PUD Issues and Information 

Our policy approach:

Our 2017 positions

Federal issues

WPUDA supports preservation of tax-exempt municipal financing which is vital to development and maintenance of infrastructure that supports essential services provided by state and local governments including PUDs.

WPUDA supports timely action to ensure a modern Columbia River Treaty that provides equitable distribution of power benefits between the U.S. and Canada with continued flood control protections.

WPUDA supports federal funding for the Water Infrastructure Finance and Innovation Authority to assist local government investments in critical infrastructure. 

State issues

Created and owned by communities they serve and operated under the direction of locally-elected Boards of Commissioners, the members of the Washington PUD Association (WPUDA) including 27 public utility districts and a joint-operating agency (Energy Northwest), are committed to providing safe, reliable and affordable service. The Washington PUD Association supports public policy that ensures our members’ ability to effectively and efficiently manage the systems, resources and services that drive local economies and enhance the quality of life for residents in 28 counties across the State of Washington.

  • Clean energy:  WPUDA supports a policy approach that helps achieve the state’s carbon reduction goals by providing greater flexibility in meeting Energy Independence Act compliance requirements. We see value in modifications to the Act that would recognize investments in clean energy measures, provide equal recognition for the value of zero carbon electricity produced and paid for by utility customers as a result of efficiency improvements to the federal hydropower system, and ensures PUDs are able to manage resources in a way that best meets the needs of their customers and communities for clean, affordable, and reliable electricity.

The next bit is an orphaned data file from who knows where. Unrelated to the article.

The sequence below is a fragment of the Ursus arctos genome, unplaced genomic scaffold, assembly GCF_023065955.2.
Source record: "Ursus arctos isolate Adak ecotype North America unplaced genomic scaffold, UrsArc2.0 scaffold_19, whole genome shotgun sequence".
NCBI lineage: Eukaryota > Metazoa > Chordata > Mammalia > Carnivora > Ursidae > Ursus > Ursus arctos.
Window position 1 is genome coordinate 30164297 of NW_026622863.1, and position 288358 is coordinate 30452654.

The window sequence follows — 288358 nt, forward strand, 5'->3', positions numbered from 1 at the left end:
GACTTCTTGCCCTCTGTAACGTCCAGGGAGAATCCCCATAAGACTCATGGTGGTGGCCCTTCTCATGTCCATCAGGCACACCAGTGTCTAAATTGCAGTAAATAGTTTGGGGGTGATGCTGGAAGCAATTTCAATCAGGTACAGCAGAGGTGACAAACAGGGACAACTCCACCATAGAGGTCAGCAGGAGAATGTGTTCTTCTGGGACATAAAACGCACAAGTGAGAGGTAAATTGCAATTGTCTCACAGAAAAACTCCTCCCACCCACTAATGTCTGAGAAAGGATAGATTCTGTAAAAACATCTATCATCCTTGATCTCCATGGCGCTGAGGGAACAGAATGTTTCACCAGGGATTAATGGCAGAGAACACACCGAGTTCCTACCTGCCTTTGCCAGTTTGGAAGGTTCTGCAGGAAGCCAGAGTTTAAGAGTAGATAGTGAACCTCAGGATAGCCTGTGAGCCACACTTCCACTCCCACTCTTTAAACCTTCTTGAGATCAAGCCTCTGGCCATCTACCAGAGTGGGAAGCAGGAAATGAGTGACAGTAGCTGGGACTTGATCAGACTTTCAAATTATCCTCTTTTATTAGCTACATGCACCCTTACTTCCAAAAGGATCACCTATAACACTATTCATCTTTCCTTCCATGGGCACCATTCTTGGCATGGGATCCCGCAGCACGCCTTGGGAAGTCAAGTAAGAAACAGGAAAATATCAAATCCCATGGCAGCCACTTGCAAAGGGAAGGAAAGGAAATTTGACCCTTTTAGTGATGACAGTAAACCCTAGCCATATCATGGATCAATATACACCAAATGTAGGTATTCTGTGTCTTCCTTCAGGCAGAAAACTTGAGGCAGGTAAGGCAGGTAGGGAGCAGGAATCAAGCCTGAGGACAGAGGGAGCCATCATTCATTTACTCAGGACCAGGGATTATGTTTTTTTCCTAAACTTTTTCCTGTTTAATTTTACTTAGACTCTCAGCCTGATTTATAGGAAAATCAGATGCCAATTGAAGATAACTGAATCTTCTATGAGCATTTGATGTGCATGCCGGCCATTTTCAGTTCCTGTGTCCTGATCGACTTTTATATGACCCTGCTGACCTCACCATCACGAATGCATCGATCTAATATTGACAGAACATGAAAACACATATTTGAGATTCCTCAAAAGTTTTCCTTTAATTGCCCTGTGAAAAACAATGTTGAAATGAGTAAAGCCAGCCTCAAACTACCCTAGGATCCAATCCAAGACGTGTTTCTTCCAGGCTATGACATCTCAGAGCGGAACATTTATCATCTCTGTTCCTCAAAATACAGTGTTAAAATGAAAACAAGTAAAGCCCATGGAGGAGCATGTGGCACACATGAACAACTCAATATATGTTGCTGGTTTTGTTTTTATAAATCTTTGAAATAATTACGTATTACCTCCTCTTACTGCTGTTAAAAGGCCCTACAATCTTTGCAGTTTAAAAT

• Rooftop solar financing and integration into utility systems:  We support integration of rooftop solar, as well as other clean distributed energy systems in a way that ensures the reliability of PUD distribution systems, provides for consumer protection, allows eligibility for PUDs to participate in the state incentive program so PUD customers have equal opportunity to receive benefits from investments in solar, and ensures protection against cost shifts from deployment of rooftop solar systems that would place a greater financial burden on those least able to absorb increased costs. 
  • Providing a business and occupation tax exemption for amounts received as credits against contracts with or funds provided by the Bonneville power administration:  WPUDA supports re-establishment of the B&O tax exemption that expired this year. The exemption ensured that PUDs do not pay B&O tax on funds returned from BPA for implementing energy efficiency or demand-side management programs and on amounts received in the form of credits against power contracts. The money returned from BPA is not new revenue to the PUDs but a return of PUD funds from BPA and, therefore, should not be subject to B&O tax.